If you walk through Kinari Bazaar in Chandni Chowk, past shops selling everything from turbans to buttons, you will arrive at Padam Chaat Corner; a small platform no more than six feet long and four feet wide with a bilious pink wall behind it. On the platform sits a man in a ragged white dhoti, a nondescript shirt with a bright red tilak below a sparsely haired head. Arrayed before him in metal pots and pans and cane baskets is a selection of chaat, which he calls Kitty Party. Pani puri, kachori, raj kachori, bhalla paapdi, papdi chaat, and kalmi vada are on offer.

Padamji or Panditji, as he is fondly called by regulars, exudes an air of tremendous superiority as he sizes me up with his small, pale, watery eyes. I ask for pani puri. With rehearsed ease, a pattal is handed to me while Panditji begins to stir a jar with pale green water in it. One after another, delicious, savoury and sweet puris brimming with water, chutneys, soft-boiled potatoes and pickled guava find their way into the pattals. After four pieces each, Panditji stops and leans back into the wall behind him. Unwilling to let the assault on my senses end, I ask ‘Ek aur plate.’ He asks, Variety ya simple?‘ Without missing a beat, I ask for variety—it is, after all, the spice of life.

Padam-Chaat-Corner-by-Raghav-Pasricha-1-of-3-December-17-2015-5564 Padam Chaat Corner: Pani Puri Like You've Never Had Before

Image courtesy: Raghav Pasricha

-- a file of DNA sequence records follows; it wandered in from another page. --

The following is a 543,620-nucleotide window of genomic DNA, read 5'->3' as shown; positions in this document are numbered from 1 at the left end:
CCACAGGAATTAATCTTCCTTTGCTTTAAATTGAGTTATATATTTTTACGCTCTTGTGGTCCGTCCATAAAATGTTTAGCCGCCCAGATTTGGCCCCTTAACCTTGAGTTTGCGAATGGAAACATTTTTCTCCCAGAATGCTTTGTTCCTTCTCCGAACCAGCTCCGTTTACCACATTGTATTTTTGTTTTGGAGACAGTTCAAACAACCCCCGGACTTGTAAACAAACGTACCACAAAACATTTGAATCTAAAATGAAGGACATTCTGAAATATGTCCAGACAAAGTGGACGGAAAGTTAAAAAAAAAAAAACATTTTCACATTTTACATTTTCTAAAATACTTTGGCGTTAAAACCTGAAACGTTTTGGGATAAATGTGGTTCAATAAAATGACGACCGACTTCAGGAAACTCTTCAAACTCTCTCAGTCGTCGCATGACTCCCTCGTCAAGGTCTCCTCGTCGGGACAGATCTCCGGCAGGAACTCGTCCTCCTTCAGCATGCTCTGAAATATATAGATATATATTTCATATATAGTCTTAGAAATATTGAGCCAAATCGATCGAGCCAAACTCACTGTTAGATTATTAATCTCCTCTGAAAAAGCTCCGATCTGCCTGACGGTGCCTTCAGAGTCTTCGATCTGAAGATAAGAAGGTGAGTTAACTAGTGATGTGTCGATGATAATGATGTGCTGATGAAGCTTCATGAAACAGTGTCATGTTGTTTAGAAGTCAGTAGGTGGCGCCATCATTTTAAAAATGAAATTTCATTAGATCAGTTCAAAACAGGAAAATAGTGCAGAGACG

Panditji serves me four pani puris. The first with searingly hot pani, encased in an atta puri that makes my ears pop. The second is delightfully tangy, with a hit of pickled guava to enhance the gastronomic experience. The third puri is sinfully sweet, loaded with saunth.

Fixing me with a blank stare, Padamji gently places a dahi-filled puri on my plate. The soothing dahi calms my burning mouth, before a gentle hit of citrus leaves it feeling clean. How Panditji extracts so many flavours from the same combination of chutneys and water is probably a state secret. As I down the dregs of water in my plate, the maestro gives me a wry smile, and enquirers ‘Khush?’ I smile and offer only my salaam. If the Padma awards had a category for culinary contributions to Indian culture, Padamji would be a winner by default.

Where: Gali Barfwali {near Kinari Bazaar}, Chandni Chowk

Nearest Metro Station: Chandni Chowk

Price: Starting at INR 40 for a plate of golgappas.

Featured image courtesy: Raghav Pasricha

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